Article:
President Donald Trump plans to sign a series of executive orders today aimed at cracking down on abuse of the work visa program that tech companies rely on to hire talent from overseas.
The legislation, titled “Buy American, Hire American,” asks for a “full legal review and analysis” from the Departments of Labor, Justice, Homeland Security and State. The president is asking those agencies to suggest policies to reduce fraud and abuse of the H-1B visa. Once the federal government has that information, it’s possible that the program itself could be altered. The Trump administration also said that administrative changes to how the visas are allocated could be forthcoming.
In a press briefing, senior White House officials said that the review could lead to axing the lottery based system that doles out 85,000 H-1B visas a year in favor of a merit-based system that would give priority to the highest-paid or most educated applicants. Administrative changes might involve increasing fees for processing applications or adjusting the salary requirements of applicants.
“The Hire American rules that govern many of our visa and guest worker policies have gone unenforced or have been abused to the point of rendered, in some cases, even inoperative,” said a White House official during the briefing.
The Trump administration claims that 80 percent of people working in the U.S. on H-1B visas are paid less than the median wage in their fields. The review is targeted at what officials call “outsourcing firms,” that is companies that flood the H-1B lottery system with as many applications as possible, bringing in a higher percentage of workers and contracting their services out to other companies.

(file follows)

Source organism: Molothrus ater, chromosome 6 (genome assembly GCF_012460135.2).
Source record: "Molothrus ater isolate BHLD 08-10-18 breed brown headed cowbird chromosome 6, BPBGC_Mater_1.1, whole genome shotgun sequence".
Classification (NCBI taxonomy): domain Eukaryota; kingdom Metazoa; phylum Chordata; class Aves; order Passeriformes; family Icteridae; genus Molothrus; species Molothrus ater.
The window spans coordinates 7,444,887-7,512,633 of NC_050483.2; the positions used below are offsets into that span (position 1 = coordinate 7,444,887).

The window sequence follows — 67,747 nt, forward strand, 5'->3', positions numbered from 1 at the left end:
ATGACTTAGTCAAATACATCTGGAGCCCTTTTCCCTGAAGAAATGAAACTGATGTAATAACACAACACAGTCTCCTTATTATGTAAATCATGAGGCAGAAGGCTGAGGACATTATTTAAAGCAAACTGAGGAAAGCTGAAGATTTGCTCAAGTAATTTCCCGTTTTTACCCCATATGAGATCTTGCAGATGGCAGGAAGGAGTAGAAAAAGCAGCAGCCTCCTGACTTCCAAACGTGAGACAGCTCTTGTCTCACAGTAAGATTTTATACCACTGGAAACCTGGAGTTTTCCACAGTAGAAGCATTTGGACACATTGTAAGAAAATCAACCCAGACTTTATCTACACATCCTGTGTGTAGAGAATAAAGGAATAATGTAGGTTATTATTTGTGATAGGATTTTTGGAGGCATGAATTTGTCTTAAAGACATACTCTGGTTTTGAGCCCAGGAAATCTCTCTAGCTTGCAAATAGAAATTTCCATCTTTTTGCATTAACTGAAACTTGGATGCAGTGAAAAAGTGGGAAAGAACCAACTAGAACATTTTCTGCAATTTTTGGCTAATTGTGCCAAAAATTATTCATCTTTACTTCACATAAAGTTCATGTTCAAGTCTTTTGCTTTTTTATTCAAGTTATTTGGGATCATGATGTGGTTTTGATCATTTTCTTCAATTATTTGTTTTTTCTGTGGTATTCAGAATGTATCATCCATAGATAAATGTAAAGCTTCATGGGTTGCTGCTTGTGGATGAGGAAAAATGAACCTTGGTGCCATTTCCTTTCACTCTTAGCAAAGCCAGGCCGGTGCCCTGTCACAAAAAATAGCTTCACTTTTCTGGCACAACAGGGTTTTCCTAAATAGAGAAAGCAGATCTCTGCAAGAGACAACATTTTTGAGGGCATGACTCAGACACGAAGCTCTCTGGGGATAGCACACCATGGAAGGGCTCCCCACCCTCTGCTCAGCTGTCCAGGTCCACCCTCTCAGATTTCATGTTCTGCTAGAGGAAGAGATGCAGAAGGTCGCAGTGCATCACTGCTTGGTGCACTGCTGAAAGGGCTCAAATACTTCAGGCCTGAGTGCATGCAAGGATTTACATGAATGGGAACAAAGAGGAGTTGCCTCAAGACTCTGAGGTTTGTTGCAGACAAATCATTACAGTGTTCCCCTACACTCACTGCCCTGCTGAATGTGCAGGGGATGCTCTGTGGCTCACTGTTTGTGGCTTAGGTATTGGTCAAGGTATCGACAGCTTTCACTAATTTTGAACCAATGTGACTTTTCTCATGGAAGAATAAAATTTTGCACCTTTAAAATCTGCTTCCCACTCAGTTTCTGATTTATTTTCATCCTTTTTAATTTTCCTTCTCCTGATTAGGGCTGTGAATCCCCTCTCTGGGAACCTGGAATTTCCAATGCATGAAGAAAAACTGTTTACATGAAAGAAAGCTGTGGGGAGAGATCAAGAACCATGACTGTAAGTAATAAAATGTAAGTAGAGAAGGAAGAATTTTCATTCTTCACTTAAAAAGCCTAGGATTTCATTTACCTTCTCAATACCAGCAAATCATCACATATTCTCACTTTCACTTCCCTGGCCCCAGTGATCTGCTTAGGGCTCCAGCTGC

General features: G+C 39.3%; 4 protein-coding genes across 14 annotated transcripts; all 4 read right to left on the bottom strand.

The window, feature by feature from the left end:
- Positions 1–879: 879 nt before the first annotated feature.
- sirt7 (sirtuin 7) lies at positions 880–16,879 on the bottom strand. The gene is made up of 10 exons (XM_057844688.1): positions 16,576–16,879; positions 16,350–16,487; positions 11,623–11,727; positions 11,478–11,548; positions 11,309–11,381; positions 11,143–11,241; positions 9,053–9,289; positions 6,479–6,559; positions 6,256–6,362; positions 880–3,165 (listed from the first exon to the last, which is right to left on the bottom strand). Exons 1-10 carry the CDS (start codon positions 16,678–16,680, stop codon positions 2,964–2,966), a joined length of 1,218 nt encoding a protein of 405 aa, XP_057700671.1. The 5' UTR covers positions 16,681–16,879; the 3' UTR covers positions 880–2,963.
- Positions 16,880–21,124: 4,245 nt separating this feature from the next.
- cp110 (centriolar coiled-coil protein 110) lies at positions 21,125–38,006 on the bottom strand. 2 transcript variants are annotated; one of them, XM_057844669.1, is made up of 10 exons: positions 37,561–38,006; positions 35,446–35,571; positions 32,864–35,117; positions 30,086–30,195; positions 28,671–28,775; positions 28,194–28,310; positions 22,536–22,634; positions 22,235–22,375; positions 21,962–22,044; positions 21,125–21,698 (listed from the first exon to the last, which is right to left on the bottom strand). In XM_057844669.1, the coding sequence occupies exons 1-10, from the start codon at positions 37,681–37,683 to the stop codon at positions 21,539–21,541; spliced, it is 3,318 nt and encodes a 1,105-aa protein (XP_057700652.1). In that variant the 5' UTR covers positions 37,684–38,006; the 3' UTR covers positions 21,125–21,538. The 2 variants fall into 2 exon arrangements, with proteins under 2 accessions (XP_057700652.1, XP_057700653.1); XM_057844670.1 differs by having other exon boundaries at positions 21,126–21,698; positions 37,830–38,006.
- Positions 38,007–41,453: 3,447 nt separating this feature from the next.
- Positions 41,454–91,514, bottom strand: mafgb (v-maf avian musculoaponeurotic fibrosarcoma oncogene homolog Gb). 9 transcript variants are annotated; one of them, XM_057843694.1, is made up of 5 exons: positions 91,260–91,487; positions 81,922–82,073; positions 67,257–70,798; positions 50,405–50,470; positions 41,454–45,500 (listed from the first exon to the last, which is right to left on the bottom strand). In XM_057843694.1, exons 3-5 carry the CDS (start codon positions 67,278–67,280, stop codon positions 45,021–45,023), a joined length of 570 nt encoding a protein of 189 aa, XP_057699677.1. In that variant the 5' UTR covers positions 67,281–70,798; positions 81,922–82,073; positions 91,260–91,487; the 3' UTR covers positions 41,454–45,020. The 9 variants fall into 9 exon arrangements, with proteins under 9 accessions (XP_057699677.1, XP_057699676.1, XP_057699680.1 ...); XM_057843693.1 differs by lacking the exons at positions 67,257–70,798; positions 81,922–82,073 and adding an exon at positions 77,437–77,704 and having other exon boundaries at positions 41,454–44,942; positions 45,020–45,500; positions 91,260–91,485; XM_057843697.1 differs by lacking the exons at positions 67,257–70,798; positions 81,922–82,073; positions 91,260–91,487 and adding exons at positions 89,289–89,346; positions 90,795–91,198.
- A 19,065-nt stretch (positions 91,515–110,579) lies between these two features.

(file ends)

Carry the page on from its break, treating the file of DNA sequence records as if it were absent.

“The result of that is that workers are often brought in well below market rates to replace American workers, again, sort of violating the principle of the program, which is supposed to be a means for bringing in skilled labor, and instead you’re bringing in a lot of times workers who are actually less skilled and lower paid than the workers that they’re replacing,” an official said.
But those firms, several of which officials mentioned by name, aren’t the only organizations that rely on the H-1B. Redmond, Wash.-based software giant Microsoft is one of the largest filers of H-1B visa applications and other tech giants like Google, Facebook, and IBM also use the program to bring in large numbers of workers.
“The premise of the ‘review’ is that H-1B visas are allegedly being abused by staffing firms who use it to outsource jobs to cheaper labor and away from Americans qualified to do those jobs,” said Michael Schutzler, CEO of the Washington Technology Industry Association. “There is some evidence that supports this claim, but it’s not how the tech industry operates. Microsoft and Amazon are by far the largest H-1B tech company employers and the rest of the smaller tech companies in total are only 8,000 people in Washington. Of the 250,000 working in our sector, that’s a small percent.”
Trump plans to sign the executive order — which also calls for stricter enforcement of rules requiring the federal government to buy American-made goods when possible — at the Snap-on tool company in Kenosha, Wis., today.